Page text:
6. I don't give a fig about sports. I find watching them tedious and dull. At the end of all that effort and strain, what have they accomplished? They've moved a small sphere or ovoid from one place to another, only to retrieve it afterward. Or thrown some object as far away as possible. Or ended up at the bottom of a hill (I saw that coming - gravity). Or run madly about in a circle. All in the service of doing the pointless thing more pointlessly than the other person. I find American football an appalling holdover from the gladiatorial excesses of the court of Caligula, and I see nothing beautiful about The Beautiful Game elsewhere, other than there appears to be less ending up in a heap than in American football, or intentional beating of people with sticks as in hockey (internationally). I confess I have always had some intrigue toward cricket, mainly owing to being an Anglophile, but also because it seemed more genteel and less spitty and ass-scratchy than baseball. As a morose school-age youth who suffered from exercise-induced asthma, I did not excel, or attempt to excel, or pantomime any attempt to excel at sports. In those horrid times when forced by Physical Education teachers (loathsome creatures - I condemn them wholesale as an entirely unnecessary blot on Western Civilization) to participate in team sports, I made myself as peripheral as possible. If it were baseball, I would engineer to be so far in the outfield that other participants looked like figurines in the distance. I do not play sports. I never have. With one exception - I fence. I picked it up as an undergraduate, and found that I'm not bad at it. I had no interest in going into competition with it, but I always enjoyed sparring. I think it's because it is the only sporting activity that fits my need for order and precision. The question you need to be asking yourself, however, is what kind of shape your nails are in, and are you using the right shade of polish to compliment your complexion?
  7. As a point of interest, my visit to the urologist (the doctor) was not uncomfortable at all today. Yet at the end of it, when it came time to schedule my follow-up appointment, sure enough, the receptionist tried to shunt me off onto one of their LNPs for the next appointment. She paused for a tic when I said, "No, thank you, I'll wait until the doctor is available." Which he was, at a time three days later on. Bear in mind, the subject of my visit was a discussion about a risk of prostate cancer, and the decisions I would need to make in terms of monitoring versus early biopsy to determine if there was an issue, etc. The potential is not high, but I am not trusting my potential cancer diagnosis, and the source of advice on which to base my next decisions, to a LNP. Just not. Sorry not sorry.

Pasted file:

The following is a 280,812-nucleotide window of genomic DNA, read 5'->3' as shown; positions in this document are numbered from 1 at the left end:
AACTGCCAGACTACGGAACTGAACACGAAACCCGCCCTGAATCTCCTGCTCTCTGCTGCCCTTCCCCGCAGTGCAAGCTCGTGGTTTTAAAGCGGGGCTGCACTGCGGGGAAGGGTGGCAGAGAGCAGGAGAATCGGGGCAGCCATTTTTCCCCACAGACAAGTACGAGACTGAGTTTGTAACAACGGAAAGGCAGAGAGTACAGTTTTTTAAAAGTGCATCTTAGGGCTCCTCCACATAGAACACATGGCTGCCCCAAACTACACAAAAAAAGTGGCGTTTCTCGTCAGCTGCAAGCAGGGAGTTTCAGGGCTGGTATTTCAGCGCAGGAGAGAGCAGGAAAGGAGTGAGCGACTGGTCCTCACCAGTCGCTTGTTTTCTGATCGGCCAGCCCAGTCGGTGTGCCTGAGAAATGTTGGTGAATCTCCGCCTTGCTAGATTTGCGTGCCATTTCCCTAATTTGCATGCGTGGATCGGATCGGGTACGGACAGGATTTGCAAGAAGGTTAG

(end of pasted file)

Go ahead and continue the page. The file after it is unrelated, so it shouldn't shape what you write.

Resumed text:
8. @Iceberg - I say ‘crisis’ in a broad societal sense, but really what it amounts to is the NPs becoming a first line of triage of the mental health care on a community level because the problem is growing too large, by volume, for the doctors to manage it at their level. But MI doesn’t lend itself to triage in the way physical injury might, both because of the complexity of human psychology, and the scientific unknowns about the nature and function of the brain. You can’t ultimately set a brain like you would a broken arm. I’m not sure I entirely fit your description of me as a consumer of psychiatric care. Yes, I am able to pay to see my pdoc, but that ability comes at a significant cost to me - I live frugally on a government pension and I very consciously and deliberately do without some things in order to set aside the money for my psychiatric care. This is not really something I have an option about; without this level of care, my depression will kill me. It’s as simple as that.